As an assessment team continues to hold discussions in Sudan on a possible transition from the current African Union mission in Darfur to a United Nations operation there, the Prime Minister of Denmark today told reporters following a meeting with Secretary-General Kofi Annan that his country would back a UN force in the vast, strife-torn region.

enmark supports a UN takeover of the peacekeeping mission in Sudan, said Prime Minister Anders Fogh Rasmussen, adding that the Government would ositively consider a military contribution if the UN requests so. ()

Asked about the status of that team, the Secretary-General said its work is continuing. hope the Government will agree to cooperate and support the force, because we are really going there to help the Government and to help the people of Sudan, he said. n the meantime, we are approaching governments informally but we will firm up that request once we have the agreement from the Sudanese Government and the Security Council has adopted the resolution authorizing a peacekeeping force in Darfur.
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2. Sudan: ICC Reports Evidence of Large-Scale Massacres
Africa News from Inter Press Service
15 June 2006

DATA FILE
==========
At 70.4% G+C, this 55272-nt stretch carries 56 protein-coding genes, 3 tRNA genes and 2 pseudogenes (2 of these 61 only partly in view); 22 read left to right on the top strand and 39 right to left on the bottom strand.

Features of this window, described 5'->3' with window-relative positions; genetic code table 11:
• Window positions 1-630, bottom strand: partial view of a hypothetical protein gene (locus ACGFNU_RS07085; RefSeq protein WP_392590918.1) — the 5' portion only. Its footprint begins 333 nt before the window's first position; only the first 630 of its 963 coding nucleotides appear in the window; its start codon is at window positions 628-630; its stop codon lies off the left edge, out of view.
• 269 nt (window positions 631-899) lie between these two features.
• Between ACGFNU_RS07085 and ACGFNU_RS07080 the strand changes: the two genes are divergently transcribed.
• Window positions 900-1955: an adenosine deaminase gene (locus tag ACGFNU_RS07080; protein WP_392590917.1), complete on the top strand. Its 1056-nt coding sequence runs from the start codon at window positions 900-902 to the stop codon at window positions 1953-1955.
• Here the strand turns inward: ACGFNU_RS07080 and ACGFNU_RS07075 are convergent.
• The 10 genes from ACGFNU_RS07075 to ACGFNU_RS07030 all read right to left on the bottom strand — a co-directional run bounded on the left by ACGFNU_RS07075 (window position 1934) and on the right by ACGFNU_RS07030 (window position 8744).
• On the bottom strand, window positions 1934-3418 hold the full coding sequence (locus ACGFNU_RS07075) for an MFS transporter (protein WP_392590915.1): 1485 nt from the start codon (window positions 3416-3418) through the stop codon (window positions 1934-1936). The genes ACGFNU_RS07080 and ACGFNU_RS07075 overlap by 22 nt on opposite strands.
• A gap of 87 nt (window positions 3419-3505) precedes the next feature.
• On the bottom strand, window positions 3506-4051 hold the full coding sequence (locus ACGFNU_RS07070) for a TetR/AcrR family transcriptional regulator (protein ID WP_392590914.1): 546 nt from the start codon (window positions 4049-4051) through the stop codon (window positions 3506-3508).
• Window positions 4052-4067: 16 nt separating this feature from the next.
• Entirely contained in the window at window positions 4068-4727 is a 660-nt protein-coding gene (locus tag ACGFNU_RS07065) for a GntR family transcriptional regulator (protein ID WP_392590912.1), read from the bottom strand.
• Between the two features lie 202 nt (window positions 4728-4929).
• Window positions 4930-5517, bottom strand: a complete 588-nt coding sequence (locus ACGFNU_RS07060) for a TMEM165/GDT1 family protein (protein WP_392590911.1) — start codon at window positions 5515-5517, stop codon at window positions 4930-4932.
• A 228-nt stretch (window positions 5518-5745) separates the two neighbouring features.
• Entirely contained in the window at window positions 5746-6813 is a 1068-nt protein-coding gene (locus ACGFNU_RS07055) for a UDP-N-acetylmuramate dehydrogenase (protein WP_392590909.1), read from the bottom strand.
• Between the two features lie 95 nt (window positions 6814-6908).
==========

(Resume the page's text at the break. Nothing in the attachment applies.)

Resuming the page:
The chief prosecutor of the Hague-based International Criminal Court (ICC) told the U.N. Security Council Wednesday that investigators have uncovered evidence of "large-scale massacres" in Darfur, Sudan, but stopped short of labeling the situation there "genocide".

Attacks on villages and refugee camps by Khartoum-backed Arab militias, or Janjaweed, have killed as many as 400,000 people over the past three years, and left another 700,000 homeless and without access to humanitarian relief.

In his third report to the Security Council since the case was referred to the ICC in March 2005, Prosecutor Louis Moreno-Ocampo said that the court's investigative team has compiled a Darfur Crime Database for the period October 2002 to May 2006, which shows that the violence began escalating in October 2002 and peaked from April 2003 to April 2005. ()